Roots of Anti-Semitism Misunderstood
by: Adam Sabet
New University, (UC Irvine) CA
May 24 2004
Throughout the history of Western journalism – as with most other
journalism – there has been a substantial outpour of falsified
information, none more consistent than the misuse of the term
“anti-Semitism.” Since the rise and fall of the Third Reich, people of
Jewish descent (and later Israelis) have used the term to exclusively
depict people who look down upon the Jewish peoples and would rather
have them exterminated.
Had any of the numerous journalists or Israelis who have used this term
paused to study the meaning of “Semitism,” they would be surprised
to learn that a Semite is a member of a group of Semitic-speaking
people of the near-East and Northern Africa. Jewish people are but
one of many of the Semitic peoples, including the Arabs, Arameans
(lingual ancestors of Arabs and Armenian), Babylonians, Carthaginians
(biological ancestors of present-day Moroccans and Algerians),
Ethiopians, Hebrews and Phoenicians (present-day Lebanese). As such,
there are only four remaining Semitic subgroups: Hebrew/Jewish, Arab,
Ethiopian and Armenian. Through this purely lingual definition –
the only one that is academically legitimate – Arabs cannot be labeled
as anti-Semitic. Thus, for any Westerner (or Israeli for that matter)
to refer to Yasser Arafat or any other Arab leader as an anti-Semite is
by definition impossible and an improper use of the English language,
lest that Arab seeks self-destruction as well.
In terms of ethno-racial labeling, a Semite would be defined by a
person’s geo-biological heritage–they must be able to trace their
lineage to the Middle East. Using such a definition, a Jewish convert
of European descent could not accurately be identified as Semitic.
Also, Israelis with fair skin, blue eyes and blond hair cannot be
accurately viewed as more Semitic than their olive-skinned, brown-eyed
counterparts (regardless of religious following). Such a claim would
be similar to a seemingly white person claiming to be black based on
perpetual indoctrination of such a belief or some ancient hereditary
For too long has this term been improperly used and perhaps ingeniously
so. Though this may seem a moot point, the exclusive use of the term
Semite to refer to those of Jewish descent or Israeli nationality
does have great philological value. By claiming Jews or Israelis to
be the remaining Semites of the world evokes greater sympathy from
an otherwise indifferent ear.
Thus this error in definition has allowed the media to portray
anti-Semitism to be on the rise in Europe, invoking the memories of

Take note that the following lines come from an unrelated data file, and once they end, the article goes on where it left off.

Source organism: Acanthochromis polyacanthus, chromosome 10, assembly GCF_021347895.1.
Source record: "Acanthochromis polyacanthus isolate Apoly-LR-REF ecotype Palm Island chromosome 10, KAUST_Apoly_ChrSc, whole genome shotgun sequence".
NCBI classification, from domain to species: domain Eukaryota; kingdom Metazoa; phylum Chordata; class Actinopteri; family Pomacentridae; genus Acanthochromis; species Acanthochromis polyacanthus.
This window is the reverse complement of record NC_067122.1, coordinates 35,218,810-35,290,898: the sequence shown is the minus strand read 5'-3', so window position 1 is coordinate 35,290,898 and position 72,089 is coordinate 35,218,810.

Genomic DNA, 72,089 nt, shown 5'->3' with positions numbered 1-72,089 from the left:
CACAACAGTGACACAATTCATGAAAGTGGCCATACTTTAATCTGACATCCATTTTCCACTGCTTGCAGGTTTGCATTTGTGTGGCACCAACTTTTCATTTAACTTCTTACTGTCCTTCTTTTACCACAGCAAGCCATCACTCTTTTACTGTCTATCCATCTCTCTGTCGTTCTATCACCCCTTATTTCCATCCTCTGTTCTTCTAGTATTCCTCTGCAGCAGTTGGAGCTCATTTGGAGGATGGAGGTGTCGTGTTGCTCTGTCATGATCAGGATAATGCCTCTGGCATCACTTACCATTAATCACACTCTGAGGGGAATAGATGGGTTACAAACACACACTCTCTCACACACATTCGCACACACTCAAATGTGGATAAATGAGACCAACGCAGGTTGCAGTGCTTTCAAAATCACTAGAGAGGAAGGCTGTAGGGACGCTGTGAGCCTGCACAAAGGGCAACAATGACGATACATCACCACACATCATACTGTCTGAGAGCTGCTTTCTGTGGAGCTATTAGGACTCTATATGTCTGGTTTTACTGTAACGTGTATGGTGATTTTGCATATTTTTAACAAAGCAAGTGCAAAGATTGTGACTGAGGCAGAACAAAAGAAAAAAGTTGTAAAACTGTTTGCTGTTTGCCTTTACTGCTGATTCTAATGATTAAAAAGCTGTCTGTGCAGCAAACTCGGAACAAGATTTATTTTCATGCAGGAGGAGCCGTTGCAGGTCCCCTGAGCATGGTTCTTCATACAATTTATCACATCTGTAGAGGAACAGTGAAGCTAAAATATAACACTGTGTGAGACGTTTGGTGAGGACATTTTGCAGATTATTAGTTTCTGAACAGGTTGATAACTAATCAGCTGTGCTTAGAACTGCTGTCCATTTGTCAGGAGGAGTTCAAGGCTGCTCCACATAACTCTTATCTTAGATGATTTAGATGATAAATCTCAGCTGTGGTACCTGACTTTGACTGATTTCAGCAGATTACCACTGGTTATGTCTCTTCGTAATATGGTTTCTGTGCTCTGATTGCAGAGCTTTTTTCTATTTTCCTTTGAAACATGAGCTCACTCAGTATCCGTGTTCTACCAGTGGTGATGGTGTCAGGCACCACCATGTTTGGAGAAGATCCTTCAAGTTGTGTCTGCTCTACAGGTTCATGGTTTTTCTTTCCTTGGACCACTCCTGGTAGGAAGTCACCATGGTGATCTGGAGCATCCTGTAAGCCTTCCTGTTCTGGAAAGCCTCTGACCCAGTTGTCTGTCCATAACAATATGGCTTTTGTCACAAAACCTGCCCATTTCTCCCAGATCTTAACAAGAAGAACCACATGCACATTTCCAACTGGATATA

the fascist days of the World War era. The so-called “anti-Semitic”
sentiment of the European nations is thus labeled by their condemnation
of Israeli incursions, and the rise of such sentiments among their
publics in light of the Palestinian (another Semitic people) plight and
perpetual state of vulnerability. During the World War era, however,
true anti-Semitism was on the rise as Europeans commonly upheld the
belief that Semites (along with all other minorities) were inferior
to those of self-proclaimed “pure Aryan” descent.
Had the commonly used definition of Semitism been accurate, then
countless Western journalists and Israelis would still be using the
term out of context in regards to public European admonition of Israel
and any Arab leaders, including Yasser Arafat. Though some Arabs may
wish to see the absolute removal of Israel from once-Palestinian lands,
most accept Israel’s right to exist and have not hatred for all Jews,
but rather for the occupying and brutally oppressive nature of Israel
towards Palestinians. Anti-Israeli sentiment, in this regard, is often
haphazardly confused with anti-Semitism. However, just as during the
Cold War the United States was anti-communist and not anti-Slavic,
most Arabs who have been wrongfully accused of anti-Semitism are in
reality merely anti-Israeli; that is, their enemy is the country’s
policies and not its people nor followers of the Jewish faith.
The difference between hatred for all Jews and a hatred of Israel
must be clarified as the lack of differentiating the two results in
demonizing those who are against Israel as being no better than Hitler.
As with all long-hidden truths, this one must be revealed somewhere.
For too long have the other Semitic peoples sat idly while they were
slowly being excluded from their ethno-lingual heritage. I find such
an exclusion not only ignorant, but insulting as well; as a modern
Egyptian-American, to deny my Semitic roots is worse than denying my
Pharaonic ones, as I am culturally entrenched in Semitism and not
the ways of the ancients. For all the Armenian, Arab and Ethiopian
readers out there: Whenever you hear the misuse of the term that is
used to define your peoples, please correct the speaker.
Adam Sabet is a third-year political science major.